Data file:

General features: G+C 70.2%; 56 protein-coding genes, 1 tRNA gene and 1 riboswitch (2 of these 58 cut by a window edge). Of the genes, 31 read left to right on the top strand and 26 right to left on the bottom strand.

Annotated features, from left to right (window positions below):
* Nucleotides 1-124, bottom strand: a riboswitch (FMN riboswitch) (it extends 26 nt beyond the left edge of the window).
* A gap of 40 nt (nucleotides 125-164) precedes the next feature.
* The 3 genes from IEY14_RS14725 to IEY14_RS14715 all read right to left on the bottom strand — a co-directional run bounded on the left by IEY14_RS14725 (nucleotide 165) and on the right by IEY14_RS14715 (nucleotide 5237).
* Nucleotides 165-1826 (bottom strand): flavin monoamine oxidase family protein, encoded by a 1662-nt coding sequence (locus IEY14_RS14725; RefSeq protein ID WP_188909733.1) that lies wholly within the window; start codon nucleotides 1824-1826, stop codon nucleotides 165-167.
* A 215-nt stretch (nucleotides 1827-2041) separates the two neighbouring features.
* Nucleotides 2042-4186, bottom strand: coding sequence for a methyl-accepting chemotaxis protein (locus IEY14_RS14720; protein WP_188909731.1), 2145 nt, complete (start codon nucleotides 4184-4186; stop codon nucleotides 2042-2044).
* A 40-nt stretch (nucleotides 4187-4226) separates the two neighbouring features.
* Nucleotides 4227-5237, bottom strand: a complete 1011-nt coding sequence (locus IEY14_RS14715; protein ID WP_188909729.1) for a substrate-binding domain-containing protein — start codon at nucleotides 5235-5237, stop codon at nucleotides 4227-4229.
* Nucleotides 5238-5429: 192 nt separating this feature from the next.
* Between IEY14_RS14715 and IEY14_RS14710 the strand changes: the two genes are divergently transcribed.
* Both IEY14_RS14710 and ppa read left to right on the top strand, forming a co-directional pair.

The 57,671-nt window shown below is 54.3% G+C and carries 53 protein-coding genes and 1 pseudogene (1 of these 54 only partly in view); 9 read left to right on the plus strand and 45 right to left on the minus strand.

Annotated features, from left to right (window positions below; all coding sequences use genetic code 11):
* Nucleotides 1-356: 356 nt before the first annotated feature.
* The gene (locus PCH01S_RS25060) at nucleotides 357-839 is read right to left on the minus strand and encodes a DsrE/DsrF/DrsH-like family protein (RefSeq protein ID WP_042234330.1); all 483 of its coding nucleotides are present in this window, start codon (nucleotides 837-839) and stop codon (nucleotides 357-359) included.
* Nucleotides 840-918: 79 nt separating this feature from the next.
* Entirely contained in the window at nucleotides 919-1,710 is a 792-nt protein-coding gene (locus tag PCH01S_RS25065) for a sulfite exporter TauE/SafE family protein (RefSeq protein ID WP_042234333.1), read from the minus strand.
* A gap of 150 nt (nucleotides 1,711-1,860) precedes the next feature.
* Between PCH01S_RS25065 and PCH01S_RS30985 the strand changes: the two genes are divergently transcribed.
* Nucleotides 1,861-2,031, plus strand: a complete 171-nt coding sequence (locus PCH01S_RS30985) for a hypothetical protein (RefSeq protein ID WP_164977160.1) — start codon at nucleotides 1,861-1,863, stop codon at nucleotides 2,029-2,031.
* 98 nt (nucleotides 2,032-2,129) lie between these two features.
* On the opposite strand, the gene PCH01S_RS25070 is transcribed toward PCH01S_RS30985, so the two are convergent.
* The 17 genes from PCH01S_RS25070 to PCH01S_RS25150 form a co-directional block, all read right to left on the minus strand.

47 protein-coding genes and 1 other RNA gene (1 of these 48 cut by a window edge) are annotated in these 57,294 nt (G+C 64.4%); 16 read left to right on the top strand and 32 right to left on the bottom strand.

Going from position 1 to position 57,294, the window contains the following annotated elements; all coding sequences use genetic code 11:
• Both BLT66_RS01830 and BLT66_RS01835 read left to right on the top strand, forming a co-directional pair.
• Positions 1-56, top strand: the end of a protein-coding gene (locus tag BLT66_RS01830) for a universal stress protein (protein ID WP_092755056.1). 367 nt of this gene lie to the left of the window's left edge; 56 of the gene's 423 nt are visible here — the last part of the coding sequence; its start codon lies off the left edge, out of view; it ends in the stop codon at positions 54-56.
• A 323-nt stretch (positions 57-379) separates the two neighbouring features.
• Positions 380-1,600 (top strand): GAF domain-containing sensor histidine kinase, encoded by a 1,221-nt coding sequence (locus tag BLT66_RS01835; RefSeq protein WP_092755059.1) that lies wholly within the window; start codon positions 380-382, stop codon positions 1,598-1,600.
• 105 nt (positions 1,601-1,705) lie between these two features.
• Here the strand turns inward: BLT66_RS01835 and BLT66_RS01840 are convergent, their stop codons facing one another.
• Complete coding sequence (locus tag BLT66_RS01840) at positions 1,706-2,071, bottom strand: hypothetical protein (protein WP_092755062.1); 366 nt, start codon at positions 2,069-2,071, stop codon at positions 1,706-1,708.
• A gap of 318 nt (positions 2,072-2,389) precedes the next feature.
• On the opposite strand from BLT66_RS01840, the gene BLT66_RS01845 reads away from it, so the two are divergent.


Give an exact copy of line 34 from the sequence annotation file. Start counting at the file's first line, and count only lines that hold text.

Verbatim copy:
• Complete coding sequence (locus tag BLT66_RS01840) at positions 1,706-2,071, bottom strand: hypothetical protein (protein WP_092755062.1); 366 nt, start codon at positions 2,069-2,071, stop codon at positions 1,706-1,708.